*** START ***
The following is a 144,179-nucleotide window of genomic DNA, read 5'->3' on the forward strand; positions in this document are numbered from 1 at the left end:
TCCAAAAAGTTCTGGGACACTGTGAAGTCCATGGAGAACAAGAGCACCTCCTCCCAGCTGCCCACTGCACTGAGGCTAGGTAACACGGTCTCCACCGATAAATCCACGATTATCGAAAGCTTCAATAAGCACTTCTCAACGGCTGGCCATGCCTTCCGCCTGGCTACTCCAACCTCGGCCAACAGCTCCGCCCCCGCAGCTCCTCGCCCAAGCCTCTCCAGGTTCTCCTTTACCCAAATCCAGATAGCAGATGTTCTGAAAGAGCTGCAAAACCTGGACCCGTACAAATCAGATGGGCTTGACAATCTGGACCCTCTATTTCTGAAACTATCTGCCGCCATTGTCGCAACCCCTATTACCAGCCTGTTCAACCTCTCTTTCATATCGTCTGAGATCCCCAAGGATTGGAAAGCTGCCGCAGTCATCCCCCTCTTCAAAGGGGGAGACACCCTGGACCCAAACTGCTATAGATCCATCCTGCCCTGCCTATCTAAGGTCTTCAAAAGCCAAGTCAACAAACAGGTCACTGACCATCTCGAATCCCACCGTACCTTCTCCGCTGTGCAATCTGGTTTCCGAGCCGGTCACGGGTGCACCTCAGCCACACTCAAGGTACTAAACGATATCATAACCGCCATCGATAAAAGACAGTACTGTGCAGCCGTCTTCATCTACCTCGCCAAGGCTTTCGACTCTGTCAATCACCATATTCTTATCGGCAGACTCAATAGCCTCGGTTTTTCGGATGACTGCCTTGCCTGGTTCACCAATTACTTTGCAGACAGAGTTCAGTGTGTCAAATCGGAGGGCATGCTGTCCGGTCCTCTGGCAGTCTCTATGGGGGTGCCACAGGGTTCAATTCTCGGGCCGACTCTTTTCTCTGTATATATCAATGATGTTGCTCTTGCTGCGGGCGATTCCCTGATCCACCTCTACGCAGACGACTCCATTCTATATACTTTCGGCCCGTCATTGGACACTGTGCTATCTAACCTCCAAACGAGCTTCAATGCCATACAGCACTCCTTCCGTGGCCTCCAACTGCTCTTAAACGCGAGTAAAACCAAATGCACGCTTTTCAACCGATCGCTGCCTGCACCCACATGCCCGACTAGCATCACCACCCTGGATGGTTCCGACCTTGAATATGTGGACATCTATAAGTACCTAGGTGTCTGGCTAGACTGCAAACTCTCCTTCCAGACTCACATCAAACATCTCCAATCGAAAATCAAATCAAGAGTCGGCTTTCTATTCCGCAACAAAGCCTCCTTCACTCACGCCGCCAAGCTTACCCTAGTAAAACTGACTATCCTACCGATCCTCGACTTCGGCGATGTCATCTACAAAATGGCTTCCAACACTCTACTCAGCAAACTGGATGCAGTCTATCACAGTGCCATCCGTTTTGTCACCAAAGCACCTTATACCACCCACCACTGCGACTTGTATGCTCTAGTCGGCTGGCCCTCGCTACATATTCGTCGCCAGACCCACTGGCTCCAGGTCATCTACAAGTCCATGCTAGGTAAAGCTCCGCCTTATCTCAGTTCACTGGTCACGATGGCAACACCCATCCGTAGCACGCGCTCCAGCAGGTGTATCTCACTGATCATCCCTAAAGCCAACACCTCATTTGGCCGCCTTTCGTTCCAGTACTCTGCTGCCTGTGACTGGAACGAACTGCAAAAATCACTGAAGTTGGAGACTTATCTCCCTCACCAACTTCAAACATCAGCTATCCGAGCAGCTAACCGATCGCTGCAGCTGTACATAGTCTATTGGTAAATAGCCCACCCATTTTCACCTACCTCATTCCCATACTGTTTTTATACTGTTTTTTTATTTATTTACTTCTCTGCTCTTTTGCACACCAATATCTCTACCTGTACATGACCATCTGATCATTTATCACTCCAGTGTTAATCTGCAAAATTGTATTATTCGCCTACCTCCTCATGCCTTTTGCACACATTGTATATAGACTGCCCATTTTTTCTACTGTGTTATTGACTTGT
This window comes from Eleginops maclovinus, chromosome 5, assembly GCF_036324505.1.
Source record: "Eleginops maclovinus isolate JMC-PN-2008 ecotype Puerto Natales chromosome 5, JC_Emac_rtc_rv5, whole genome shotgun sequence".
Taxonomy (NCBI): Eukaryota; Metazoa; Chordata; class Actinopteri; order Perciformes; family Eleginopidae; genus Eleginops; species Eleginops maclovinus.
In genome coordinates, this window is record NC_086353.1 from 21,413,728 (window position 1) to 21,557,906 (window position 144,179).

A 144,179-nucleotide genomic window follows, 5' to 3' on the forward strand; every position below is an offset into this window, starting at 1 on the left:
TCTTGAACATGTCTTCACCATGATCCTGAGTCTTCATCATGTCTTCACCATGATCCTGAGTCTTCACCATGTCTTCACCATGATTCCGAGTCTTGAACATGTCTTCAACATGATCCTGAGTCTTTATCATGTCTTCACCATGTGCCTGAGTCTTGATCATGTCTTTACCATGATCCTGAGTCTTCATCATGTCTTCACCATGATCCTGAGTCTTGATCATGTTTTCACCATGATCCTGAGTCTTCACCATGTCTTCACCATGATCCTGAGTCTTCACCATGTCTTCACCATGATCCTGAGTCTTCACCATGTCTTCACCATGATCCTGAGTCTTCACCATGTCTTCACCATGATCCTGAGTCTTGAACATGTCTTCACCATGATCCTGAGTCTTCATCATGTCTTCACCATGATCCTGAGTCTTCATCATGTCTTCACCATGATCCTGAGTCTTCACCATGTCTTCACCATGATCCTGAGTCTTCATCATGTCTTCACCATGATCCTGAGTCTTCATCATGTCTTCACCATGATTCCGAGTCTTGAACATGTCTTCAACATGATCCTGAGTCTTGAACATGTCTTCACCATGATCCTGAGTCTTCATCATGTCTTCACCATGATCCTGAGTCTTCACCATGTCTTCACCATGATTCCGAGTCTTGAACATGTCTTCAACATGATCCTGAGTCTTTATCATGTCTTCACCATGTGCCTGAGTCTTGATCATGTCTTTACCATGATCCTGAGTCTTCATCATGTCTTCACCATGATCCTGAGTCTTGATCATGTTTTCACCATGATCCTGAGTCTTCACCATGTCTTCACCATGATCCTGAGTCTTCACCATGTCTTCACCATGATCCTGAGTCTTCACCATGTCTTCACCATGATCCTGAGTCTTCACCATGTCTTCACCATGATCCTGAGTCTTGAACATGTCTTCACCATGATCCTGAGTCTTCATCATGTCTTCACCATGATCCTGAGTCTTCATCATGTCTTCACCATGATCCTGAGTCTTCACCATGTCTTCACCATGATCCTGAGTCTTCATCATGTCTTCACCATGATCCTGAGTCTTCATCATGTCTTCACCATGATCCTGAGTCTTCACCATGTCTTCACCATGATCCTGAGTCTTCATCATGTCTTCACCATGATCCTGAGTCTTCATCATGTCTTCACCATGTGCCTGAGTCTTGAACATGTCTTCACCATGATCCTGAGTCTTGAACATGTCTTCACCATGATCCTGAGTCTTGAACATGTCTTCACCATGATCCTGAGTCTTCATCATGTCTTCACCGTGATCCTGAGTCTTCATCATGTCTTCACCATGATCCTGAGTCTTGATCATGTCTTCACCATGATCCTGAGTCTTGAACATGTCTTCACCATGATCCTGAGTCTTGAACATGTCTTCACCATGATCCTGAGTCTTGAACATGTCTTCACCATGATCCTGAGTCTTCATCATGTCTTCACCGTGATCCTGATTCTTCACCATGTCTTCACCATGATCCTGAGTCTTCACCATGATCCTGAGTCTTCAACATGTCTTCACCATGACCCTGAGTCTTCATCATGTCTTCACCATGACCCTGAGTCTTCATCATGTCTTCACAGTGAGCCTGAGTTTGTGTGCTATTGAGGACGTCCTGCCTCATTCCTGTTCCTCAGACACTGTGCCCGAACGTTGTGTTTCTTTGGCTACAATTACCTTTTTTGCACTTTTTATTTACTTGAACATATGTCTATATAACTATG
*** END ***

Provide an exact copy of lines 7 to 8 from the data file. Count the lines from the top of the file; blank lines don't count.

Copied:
A 144,179-nucleotide genomic window follows, 5' to 3' on the forward strand; every position below is an offset into this window, starting at 1 on the left:
TCTTGAACATGTCTTCACCATGATCCTGAGTCTTCATCATGTCTTCACCATGATCCTGAGTCTTCACCATGTCTTCACCATGATTCCGAGTCTTGAACATGTCTTCAACATGATCCTGAGTCTTTATCATGTCTTCACCATGTGCCTGAGTCTTGATCATGTCTTTACCATGATCCTGAGTCTTCATCATGTCTTCACCATGATCCTGAGTCTTGATCATGTTTTCACCATGATCCTGAGTCTTCACCATGTCTTCACCATGATCCTGAGTCTTCACCATGTCTTCACCATGATCCTGAGTCTTCACCATGTCTTCACCATGATCCTGAGTCTTCACCATGTCTTCACCATGATCCTGAGTCTTGAACATGTCTTCACCATGATCCTGAGTCTTCATCATGTCTTCACCATGATCCTGAGTCTTCATCATGTCTTCACCATGATCCTGAGTCTTCACCATGTCTTCACCATGATCCTGAGTCTTCATCATGTCTTCACCATGATCCTGAGTCTTCATCATGTCTTCACCATGATTCCGAGTCTTGAACATGTCTTCAACATGATCCTGAGTCTTGAACATGTCTTCACCATGATCCTGAGTCTTCATCATGTCTTCACCATGATCCTGAGTCTTCACCATGTCTTCACCATGATTCCGAGTCTTGAACATGTCTTCAACATGATCCTGAGTCTTTATCATGTCTTCACCATGTGCCTGAGTCTTGATCATGTCTTTACCATGATCCTGAGTCTTCATCATGTCTTCACCATGATCCTGAGTCTTGATCATGTTTTCACCATGATCCTGAGTCTTCACCATGTCTTCACCATGATCCTGAGTCTTCACCATGTCTTCACCATGATCCTGAGTCTTCACCATGTCTTCACCATGATCCTGAGTCTTCACCATGTCTTCACCATGATCCTGAGTCTTGAACATGTCTTCACCATGATCCTGAGTCTTCATCATGTCTTCACCATGATCCTGAGTCTTCATCATGTCTTCACCATGATCCTGAGTCTTCACCATGTCTTCACCATGATCCTGAGTCTTCATCATGTCTTCACCATGATCCTGAGTCTTCATCATGTCTTCACCATGATCCTGAGTCTTCACCATGTCTTCACCATGATCCTGAGTCTTCATCATGTCTTCACCATGATCCTGAGTCTTCATCATGTCTTCACCATGTGCCTGAGTCTTGAACATGTCTTCACCATGATCCTGAGTCTTGAACATGTCTTCACCATGATCCTGAGTCTTGAACATGTCTTCACCATGATCCTGAGTCTTCATCATGTCTTCACCGTGATCCTGAGTCTTCATCATGTCTTCACCATGATCCTGAGTCTTGATCATGTCTTCACCATGATCCTGAGTCTTGAACATGTCTTCACCATGATCCTGAGTCTTGAACATGTCTTCACCATGATCCTGAGTCTTGAACATGTCTTCACCATGATCCTGAGTCTTCATCATGTCTTCACCGTGATCCTGATTCTTCACCATGTCTTCACCATGATCCTGAGTCTTCACCATGATCCTGAGTCTTCAACATGTCTTCACCATGACCCTGAGTCTTCATCATGTCTTCACCATGACCCTGAGTCTTCATCATGTCTTCACAGTGAGCCTGAGTTTGTGTGCTATTGAGGACGTCCTGCCTCATTCCTGTTCCTCAGACACTGTGCCCGAACGTTGTGTTTCTTTGGCTACAATTACCTTTTTTGCACTTTTTATTTACTTGAACATATGTCTATATAACTATG